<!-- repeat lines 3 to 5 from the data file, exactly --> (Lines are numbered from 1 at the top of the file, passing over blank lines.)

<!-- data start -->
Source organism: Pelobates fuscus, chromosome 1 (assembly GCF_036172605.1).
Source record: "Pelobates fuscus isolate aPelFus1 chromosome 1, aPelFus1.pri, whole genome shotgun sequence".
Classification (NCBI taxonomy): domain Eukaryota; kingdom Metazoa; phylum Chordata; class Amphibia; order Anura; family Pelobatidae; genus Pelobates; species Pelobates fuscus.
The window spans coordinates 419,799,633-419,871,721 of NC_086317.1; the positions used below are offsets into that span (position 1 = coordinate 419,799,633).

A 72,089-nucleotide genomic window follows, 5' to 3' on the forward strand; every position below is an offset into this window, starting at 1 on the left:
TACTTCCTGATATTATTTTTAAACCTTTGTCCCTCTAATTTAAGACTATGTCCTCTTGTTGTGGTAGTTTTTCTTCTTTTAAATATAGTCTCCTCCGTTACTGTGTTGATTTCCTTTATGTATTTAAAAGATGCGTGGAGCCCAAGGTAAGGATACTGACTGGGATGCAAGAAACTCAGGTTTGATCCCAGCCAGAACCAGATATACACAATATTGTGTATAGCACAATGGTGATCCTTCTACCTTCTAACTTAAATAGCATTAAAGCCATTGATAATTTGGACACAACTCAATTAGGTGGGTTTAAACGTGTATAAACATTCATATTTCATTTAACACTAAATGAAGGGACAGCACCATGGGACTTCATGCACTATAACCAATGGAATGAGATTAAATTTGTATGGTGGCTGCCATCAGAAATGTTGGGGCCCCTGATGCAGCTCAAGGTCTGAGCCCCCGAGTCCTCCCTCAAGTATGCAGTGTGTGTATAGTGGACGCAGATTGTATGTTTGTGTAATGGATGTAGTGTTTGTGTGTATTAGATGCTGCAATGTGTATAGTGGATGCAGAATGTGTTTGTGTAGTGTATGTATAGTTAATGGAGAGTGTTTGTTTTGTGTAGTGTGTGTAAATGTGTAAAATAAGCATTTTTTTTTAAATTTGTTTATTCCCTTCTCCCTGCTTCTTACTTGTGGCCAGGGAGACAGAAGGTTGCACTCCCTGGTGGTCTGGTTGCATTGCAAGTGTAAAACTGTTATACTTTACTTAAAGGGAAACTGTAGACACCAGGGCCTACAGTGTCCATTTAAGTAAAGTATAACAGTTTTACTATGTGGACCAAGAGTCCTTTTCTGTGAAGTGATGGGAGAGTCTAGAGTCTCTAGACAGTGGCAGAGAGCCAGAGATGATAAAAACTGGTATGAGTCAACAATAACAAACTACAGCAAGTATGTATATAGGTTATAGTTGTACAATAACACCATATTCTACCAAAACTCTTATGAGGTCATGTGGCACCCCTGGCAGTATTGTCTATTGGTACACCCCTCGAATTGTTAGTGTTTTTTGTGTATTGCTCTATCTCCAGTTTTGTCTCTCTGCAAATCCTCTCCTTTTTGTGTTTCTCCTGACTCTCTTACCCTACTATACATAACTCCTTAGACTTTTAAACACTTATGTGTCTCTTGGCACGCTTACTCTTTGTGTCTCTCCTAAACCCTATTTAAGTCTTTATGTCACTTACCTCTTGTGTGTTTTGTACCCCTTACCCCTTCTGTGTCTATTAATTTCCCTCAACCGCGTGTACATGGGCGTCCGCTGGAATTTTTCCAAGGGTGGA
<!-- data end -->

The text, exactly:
Classification (NCBI taxonomy): domain Eukaryota; kingdom Metazoa; phylum Chordata; class Amphibia; order Anura; family Pelobatidae; genus Pelobates; species Pelobates fuscus.
The window spans coordinates 419,799,633-419,871,721 of NC_086317.1; the positions used below are offsets into that span (position 1 = coordinate 419,799,633).

A 72,089-nucleotide genomic window follows, 5' to 3' on the forward strand; every position below is an offset into this window, starting at 1 on the left: